India is recognised for many things; from architecture and history to religion and people, it is a country of diversity and vibrancy. It is also a country in which more than 500 million vegetarians live – that is more vegetarians than the rest of the world combined. In this, the world’s second most populous country, 42% of households steer clear of meat, fish and eggs and instead choose to enjoy the tastes and health benefits that a vegetarian diet brings with it.
These figures can be put down to (in part) the religious principles and dietary rules advocated in Hinduism, Jainism and other religions practiced in the country. With religion playing such a huge part in people’s lives across India, the reality of so many meat-free homes becomes a bit clearer. Saying that, it is also fair to note that these figures are also not considered totally accurate as the majority of Indian Hindus do not class people who eat eggs as vegetarians.
Exact figures aside, in a country where vegetarianism is so ingrained into culture and society, it is little surprise that Masterchef India has decided to take the plunge and go completely veggie too. However, this news has been met with mixed reactions. For many in India, they welcome the news and see it as the perfect opportunity for contestants to showcase their creativity and push vegetarian dishes to the next level. Others in the same camp see it is a step in the right direction to revive vegetarianism, which is increasingly being seen as out of vogue by younger generations.
However, not everyone has greeted the news in such an enthusiastic way. This could be due to the fact that although there are huge numbers of vegetarians in India, there are also plenty of people (namely, the remaining 48% of the population, or thereabouts) who are happy to tuck into meat and fish. Those opposed to the decision feel that it is limiting the show’s appeal and the creativity of the chefs. They also consider it an odd choice for the producers to make. The argument is that going 100% veggie is not representative of India’s population as a whole. And they might have a point.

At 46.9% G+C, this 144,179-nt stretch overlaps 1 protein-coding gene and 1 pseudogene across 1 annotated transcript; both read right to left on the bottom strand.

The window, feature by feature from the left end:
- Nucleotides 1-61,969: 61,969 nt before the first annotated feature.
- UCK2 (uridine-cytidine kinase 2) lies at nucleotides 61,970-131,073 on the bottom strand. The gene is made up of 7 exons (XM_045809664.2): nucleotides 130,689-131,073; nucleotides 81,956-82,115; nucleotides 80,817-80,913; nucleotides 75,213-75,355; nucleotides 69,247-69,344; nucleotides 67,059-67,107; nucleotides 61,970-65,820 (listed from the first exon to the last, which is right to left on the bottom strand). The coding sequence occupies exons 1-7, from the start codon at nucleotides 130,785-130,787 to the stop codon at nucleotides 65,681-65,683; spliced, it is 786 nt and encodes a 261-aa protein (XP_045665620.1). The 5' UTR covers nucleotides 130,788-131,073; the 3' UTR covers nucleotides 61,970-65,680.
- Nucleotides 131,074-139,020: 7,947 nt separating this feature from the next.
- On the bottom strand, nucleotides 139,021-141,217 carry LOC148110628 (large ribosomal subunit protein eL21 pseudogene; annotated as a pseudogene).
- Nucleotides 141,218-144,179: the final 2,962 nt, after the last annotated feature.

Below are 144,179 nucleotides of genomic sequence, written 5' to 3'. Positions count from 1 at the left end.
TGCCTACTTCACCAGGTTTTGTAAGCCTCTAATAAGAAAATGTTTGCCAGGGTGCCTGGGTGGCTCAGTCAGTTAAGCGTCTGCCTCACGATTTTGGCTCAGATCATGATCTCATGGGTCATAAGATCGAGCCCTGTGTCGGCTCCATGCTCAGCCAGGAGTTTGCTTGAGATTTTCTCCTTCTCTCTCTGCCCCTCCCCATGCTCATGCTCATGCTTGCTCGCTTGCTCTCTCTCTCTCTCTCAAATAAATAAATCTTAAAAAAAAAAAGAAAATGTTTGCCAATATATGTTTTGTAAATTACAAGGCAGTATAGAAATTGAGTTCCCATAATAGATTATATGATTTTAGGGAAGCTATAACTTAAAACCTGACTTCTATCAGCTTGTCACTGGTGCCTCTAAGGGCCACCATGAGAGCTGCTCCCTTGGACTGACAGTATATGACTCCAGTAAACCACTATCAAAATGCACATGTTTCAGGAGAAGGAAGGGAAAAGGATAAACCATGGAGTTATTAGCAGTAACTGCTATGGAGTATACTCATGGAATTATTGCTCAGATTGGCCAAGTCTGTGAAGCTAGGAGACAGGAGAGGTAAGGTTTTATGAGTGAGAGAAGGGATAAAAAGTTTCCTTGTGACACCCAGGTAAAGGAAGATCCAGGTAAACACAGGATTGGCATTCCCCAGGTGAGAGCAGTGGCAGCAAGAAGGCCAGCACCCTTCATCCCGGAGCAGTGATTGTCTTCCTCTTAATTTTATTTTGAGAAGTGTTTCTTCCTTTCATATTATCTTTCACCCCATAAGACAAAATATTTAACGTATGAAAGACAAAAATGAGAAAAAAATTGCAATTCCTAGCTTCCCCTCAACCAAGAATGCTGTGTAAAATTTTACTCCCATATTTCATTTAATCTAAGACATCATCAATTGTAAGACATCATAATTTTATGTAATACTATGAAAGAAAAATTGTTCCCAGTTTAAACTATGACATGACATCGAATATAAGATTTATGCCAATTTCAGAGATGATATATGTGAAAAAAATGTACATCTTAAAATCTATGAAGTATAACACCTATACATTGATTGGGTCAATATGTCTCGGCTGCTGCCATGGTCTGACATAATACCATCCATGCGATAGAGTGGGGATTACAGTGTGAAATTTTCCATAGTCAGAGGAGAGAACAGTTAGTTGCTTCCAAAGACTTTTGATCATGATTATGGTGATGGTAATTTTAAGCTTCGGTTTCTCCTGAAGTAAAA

Regardless of which side of the argument is right, the fact remains that Masterchef India is now a meat- and fish-free zone. However, it will continue to attract brilliant chefs who are keen to show the nation the magical dishes they can create in the kitchen – whatever ingredients they are using.
There are some chefs who are continually pushing boundaries within the kitchen and you will find many of these chefs working hard at some of London’s best known fine dining Indian restaurants. Fine Indian Restaurants is a group that runs three of the very best – Veeraswamy, Chutney Mary and Amaya. All three of these establishments are recognised for their innovative dishes (Amaya is Michelin-starred), and all are passionate about the traditions and customs associated with authentic Indian cuisine. These restaurants showcase dishes that bring classic recipes bag up to date – whether vegetables, pulses, meat, fish, eggs or more.